How to Deal With Difficult Clients

You’re the one with the training, expertise and specialized knowledge, right? So why won’t that stubborn client listen to what you have to say?

When working in the relationship business, there invariably will come a time when there will be relationships that are strained, tried and tested; when you are dealing with people, you are not just handling their business- you are also dealing with a complex system of personalities and emotions, which in and of itself present a set of challenges. Not only do you need keen business skills to succeed as a Real Estate or Mortgage Professional, you need to know how to navigate the minefield of dealing with the difficult client- profitably.

Keep Lines of Communication Open

As with any relationship, communication is the key factor in dictating sink or swim. When you are not seeing eye-to-eye with a client, try to determine what is really at the source of conflict. Is there an issue around price or service? Do they feel disappointed in some way? Are they feeling overwhelmed or nervous? Perhaps a stubborn client is not stubborn or difficult at all, but anxious, and they simply require more reassurance that they are in good hands.

Sometimes, all that is needed is to discover and discuss the problem at hand in order to diffuse it. Good listening is as useful as talking.

The Customer is Always Right?

This cornerstone of customer service industries should be your motto, or should it?

The client is always right, in one regard- in that it is an unwise business move- especially in transactional business, to argue with a client in hopes of convincing them of your point of view. But how does this saying apply to long-term relationship business, particularly when, because of your foresight and experience, feel compelled to try to convince a client to see your point of view?

Perhaps the best way to smooth this conflict over, is to take the idea of right and wrong out of the equation altogether. You are both after achieving similar goals. The difference is that you can share your wisdom to help the client get there more swiftly, if at all. If, after all scenarios are laid out on the table, a client still insists on a particular course of action, as professionally difficult as it may be, you must let the chips fall where they may.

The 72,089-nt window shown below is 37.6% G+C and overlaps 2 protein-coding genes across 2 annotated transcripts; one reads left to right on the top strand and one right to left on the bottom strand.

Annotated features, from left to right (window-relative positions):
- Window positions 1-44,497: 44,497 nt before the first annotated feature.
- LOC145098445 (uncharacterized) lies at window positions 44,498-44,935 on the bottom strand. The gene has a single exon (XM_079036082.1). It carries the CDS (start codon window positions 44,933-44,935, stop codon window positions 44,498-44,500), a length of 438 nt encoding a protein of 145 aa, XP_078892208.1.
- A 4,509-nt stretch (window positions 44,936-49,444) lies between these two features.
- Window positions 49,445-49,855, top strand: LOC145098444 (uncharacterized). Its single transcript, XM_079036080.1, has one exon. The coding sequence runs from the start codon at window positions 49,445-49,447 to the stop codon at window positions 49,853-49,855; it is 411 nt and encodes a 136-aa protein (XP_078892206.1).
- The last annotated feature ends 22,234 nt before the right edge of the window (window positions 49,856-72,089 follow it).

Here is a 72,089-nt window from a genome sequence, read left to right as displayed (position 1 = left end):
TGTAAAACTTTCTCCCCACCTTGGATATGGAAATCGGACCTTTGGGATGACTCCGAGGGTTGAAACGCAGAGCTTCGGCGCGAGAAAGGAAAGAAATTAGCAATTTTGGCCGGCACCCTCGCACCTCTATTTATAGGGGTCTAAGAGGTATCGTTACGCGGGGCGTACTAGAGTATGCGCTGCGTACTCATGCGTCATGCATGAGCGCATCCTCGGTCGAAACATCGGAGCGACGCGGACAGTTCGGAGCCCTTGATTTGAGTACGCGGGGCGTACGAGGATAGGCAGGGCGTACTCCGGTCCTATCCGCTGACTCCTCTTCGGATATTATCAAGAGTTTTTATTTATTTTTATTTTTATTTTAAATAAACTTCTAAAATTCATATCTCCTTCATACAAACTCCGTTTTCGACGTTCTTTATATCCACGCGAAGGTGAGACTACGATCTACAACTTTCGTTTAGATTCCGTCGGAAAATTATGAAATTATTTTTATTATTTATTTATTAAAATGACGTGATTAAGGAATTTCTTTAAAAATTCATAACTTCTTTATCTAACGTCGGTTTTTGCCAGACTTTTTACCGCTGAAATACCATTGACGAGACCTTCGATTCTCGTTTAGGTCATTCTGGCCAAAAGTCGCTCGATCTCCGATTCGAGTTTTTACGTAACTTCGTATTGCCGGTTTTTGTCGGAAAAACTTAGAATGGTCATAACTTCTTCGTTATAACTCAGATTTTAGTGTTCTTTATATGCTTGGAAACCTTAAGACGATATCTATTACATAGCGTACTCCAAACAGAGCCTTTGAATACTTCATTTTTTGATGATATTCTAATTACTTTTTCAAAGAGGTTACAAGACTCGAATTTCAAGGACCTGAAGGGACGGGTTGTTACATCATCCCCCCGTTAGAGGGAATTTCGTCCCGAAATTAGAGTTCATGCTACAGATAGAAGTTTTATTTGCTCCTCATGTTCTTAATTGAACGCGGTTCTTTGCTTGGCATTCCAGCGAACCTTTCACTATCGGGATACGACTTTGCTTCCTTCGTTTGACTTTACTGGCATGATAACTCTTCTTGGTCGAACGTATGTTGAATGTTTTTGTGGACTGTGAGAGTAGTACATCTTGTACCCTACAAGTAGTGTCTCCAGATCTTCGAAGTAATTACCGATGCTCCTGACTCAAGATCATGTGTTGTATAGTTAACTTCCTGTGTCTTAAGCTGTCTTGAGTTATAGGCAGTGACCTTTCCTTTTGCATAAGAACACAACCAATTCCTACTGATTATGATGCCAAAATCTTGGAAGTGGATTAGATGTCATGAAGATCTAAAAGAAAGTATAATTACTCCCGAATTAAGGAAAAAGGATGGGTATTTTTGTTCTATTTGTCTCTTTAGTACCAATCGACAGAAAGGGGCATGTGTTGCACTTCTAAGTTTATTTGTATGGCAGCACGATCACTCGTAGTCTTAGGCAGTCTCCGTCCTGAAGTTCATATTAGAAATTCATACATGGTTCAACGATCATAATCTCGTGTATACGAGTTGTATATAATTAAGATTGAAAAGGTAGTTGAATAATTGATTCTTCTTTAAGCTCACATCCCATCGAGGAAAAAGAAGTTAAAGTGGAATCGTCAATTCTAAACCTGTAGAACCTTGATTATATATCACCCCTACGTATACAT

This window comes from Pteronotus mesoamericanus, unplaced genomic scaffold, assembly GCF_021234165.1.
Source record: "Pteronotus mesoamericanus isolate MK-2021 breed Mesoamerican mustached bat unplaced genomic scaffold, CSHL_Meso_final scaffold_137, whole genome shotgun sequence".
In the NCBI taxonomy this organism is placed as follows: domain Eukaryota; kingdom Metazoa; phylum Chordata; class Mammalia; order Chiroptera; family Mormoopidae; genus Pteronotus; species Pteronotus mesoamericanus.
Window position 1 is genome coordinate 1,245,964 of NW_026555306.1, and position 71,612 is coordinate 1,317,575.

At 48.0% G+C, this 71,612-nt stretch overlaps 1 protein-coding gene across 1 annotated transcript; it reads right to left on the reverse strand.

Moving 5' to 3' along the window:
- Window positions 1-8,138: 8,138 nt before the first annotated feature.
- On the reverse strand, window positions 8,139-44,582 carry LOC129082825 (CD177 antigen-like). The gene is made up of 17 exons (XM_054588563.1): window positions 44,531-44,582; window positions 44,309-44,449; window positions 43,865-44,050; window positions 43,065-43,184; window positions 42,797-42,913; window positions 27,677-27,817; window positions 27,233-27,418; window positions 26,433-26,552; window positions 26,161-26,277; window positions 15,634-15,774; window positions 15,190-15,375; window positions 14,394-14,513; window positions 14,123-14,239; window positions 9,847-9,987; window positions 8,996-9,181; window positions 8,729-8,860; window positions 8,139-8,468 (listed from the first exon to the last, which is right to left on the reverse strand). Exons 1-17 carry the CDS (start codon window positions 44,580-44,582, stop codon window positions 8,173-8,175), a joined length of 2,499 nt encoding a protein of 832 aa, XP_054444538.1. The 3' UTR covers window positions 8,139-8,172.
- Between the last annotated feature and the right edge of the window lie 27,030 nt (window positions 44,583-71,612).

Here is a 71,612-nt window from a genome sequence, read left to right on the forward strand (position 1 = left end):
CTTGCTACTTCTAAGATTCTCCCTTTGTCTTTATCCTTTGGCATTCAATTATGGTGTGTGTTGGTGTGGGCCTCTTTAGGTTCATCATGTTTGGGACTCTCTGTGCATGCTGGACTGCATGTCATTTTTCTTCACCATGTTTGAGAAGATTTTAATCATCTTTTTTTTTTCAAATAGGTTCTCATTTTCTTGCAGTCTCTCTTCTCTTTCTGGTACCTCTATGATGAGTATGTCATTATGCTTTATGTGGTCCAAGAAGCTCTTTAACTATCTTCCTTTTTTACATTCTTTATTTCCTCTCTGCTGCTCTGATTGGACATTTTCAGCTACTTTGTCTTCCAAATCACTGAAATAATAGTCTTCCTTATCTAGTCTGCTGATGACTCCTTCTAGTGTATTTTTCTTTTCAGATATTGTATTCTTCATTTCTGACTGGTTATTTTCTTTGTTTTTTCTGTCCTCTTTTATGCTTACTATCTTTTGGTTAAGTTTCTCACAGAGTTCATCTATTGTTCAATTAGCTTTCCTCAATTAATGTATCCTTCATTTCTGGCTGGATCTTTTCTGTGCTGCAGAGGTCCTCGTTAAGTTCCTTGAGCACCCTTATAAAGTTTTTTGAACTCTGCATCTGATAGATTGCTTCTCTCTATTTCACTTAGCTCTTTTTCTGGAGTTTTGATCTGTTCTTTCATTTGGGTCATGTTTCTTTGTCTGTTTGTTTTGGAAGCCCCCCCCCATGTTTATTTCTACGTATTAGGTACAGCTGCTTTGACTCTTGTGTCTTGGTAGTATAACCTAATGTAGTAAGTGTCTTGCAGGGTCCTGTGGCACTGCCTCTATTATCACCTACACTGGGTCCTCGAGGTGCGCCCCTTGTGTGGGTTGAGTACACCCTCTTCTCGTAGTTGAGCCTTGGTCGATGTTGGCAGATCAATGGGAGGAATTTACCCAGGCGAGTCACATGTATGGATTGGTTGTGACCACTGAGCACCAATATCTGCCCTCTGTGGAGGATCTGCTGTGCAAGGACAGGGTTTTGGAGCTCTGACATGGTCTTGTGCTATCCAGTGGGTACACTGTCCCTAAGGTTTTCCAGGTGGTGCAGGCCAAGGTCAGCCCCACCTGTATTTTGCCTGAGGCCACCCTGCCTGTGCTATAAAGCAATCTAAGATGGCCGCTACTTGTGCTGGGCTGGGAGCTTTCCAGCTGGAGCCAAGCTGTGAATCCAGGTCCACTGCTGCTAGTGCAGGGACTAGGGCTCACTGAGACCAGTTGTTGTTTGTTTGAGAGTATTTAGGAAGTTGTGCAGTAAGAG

Eliminate Problems Before they Begin

Because a client is seeking a property, or financing does not automatically make you the right person to fill that need for them, and vice versa.

Try to determine if a client will be a match before you even leave the starting gate, and you may be able to avoid a boatload of trouble down the road.Make sure that you fully understand client wants and needs. Set some operational ground rules in the first few meetings. Most importantly, know who you are as a professional- and what works personality wise and what doesn’t. Don’t be afraid to send a client on their way if you sense trouble brewing on the horizon. Although much of your business success is built on strategy, this is an area where gut feel can carry a lot of weight.

Educate

It may not be enough for a stubborn client to trust that you know what you’re talking about- you may have to demonstrate it. The key is to be proactive in showing clients the “why” behind what you are saying, or the motivation drawn from data, knowledge or experience that you work the way you do, or suggest a certain product or strategy to them.

Hard facts, if you have them, can help to help a stubborn client to at least see your point of view. They also lend context and backup to your argument.

Know When to Say When

Despite your best efforts, there may come a time where it is just no longer worth investing time into salvaging a difficult client relationship.In this regard, professional life mirrors personal life; there are relationships that make sense, and are healthy; there are those that are not. If a client relationship threatens to swallow more time than is necessary, damage the bottom line or frustrate you long term, it makes sense to “break up”. Every minute you spend with a client who will ultimately not be profitable in the end, is time taken away from focusing on good clients, where the relationship is promising and reciprocal.

Via Propertywire.ca

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Sherif Nathoo

Sherif Nathoo

Sales Representative
CENTURY 21 Leading Edge Realty Inc., Brokerage*
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